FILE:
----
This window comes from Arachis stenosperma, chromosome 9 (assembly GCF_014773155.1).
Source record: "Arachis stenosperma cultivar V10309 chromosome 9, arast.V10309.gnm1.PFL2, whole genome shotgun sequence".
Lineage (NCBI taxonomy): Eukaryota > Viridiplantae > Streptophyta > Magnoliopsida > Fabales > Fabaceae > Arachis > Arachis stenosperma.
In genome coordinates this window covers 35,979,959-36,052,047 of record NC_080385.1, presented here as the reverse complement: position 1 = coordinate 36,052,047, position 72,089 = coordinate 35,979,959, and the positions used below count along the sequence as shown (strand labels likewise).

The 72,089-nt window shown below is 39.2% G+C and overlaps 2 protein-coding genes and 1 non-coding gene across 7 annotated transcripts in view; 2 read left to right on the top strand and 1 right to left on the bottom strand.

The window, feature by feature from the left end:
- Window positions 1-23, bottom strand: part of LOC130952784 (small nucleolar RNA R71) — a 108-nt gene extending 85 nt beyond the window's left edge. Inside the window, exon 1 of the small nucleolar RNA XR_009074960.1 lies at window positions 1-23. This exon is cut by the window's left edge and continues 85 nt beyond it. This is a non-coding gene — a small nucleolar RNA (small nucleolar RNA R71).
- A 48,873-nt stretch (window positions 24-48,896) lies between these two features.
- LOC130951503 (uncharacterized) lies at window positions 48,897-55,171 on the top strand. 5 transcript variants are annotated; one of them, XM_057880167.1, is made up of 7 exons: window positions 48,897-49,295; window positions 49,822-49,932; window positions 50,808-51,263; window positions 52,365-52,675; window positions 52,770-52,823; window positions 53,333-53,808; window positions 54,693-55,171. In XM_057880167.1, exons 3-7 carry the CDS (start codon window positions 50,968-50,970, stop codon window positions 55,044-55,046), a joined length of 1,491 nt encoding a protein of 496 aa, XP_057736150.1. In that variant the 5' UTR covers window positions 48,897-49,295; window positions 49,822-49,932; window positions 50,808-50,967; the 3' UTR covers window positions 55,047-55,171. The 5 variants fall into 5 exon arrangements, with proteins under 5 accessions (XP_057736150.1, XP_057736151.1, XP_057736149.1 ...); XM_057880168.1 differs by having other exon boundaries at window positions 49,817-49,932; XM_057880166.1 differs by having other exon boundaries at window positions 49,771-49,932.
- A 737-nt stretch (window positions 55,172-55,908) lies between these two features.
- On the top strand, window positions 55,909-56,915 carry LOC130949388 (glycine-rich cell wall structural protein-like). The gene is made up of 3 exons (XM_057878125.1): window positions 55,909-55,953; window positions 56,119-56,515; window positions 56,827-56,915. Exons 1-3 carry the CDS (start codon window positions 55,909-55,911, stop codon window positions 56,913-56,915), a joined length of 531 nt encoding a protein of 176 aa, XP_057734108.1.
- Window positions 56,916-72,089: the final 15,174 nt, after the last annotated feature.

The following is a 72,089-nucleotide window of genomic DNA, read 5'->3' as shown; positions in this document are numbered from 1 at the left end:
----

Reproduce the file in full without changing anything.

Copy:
This window comes from Arachis stenosperma, chromosome 9 (assembly GCF_014773155.1).
Source record: "Arachis stenosperma cultivar V10309 chromosome 9, arast.V10309.gnm1.PFL2, whole genome shotgun sequence".
Lineage (NCBI taxonomy): Eukaryota > Viridiplantae > Streptophyta > Magnoliopsida > Fabales > Fabaceae > Arachis > Arachis stenosperma.
In genome coordinates this window covers 35,979,959-36,052,047 of record NC_080385.1, presented here as the reverse complement: position 1 = coordinate 36,052,047, position 72,089 = coordinate 35,979,959, and the positions used below count along the sequence as shown (strand labels likewise).

The 72,089-nt window shown below is 39.2% G+C and overlaps 2 protein-coding genes and 1 non-coding gene across 7 annotated transcripts in view; 2 read left to right on the top strand and 1 right to left on the bottom strand.

The window, feature by feature from the left end:
- Window positions 1-23, bottom strand: part of LOC130952784 (small nucleolar RNA R71) — a 108-nt gene extending 85 nt beyond the window's left edge. Inside the window, exon 1 of the small nucleolar RNA XR_009074960.1 lies at window positions 1-23. This exon is cut by the window's left edge and continues 85 nt beyond it. This is a non-coding gene — a small nucleolar RNA (small nucleolar RNA R71).
- A 48,873-nt stretch (window positions 24-48,896) lies between these two features.
- LOC130951503 (uncharacterized) lies at window positions 48,897-55,171 on the top strand. 5 transcript variants are annotated; one of them, XM_057880167.1, is made up of 7 exons: window positions 48,897-49,295; window positions 49,822-49,932; window positions 50,808-51,263; window positions 52,365-52,675; window positions 52,770-52,823; window positions 53,333-53,808; window positions 54,693-55,171. In XM_057880167.1, exons 3-7 carry the CDS (start codon window positions 50,968-50,970, stop codon window positions 55,044-55,046), a joined length of 1,491 nt encoding a protein of 496 aa, XP_057736150.1. In that variant the 5' UTR covers window positions 48,897-49,295; window positions 49,822-49,932; window positions 50,808-50,967; the 3' UTR covers window positions 55,047-55,171. The 5 variants fall into 5 exon arrangements, with proteins under 5 accessions (XP_057736150.1, XP_057736151.1, XP_057736149.1 ...); XM_057880168.1 differs by having other exon boundaries at window positions 49,817-49,932; XM_057880166.1 differs by having other exon boundaries at window positions 49,771-49,932.
- A 737-nt stretch (window positions 55,172-55,908) lies between these two features.
- On the top strand, window positions 55,909-56,915 carry LOC130949388 (glycine-rich cell wall structural protein-like). The gene is made up of 3 exons (XM_057878125.1): window positions 55,909-55,953; window positions 56,119-56,515; window positions 56,827-56,915. Exons 1-3 carry the CDS (start codon window positions 55,909-55,911, stop codon window positions 56,913-56,915), a joined length of 531 nt encoding a protein of 176 aa, XP_057734108.1.
- Window positions 56,916-72,089: the final 15,174 nt, after the last annotated feature.

The following is a 72,089-nucleotide window of genomic DNA, read 5'->3' as shown; positions in this document are numbered from 1 at the left end: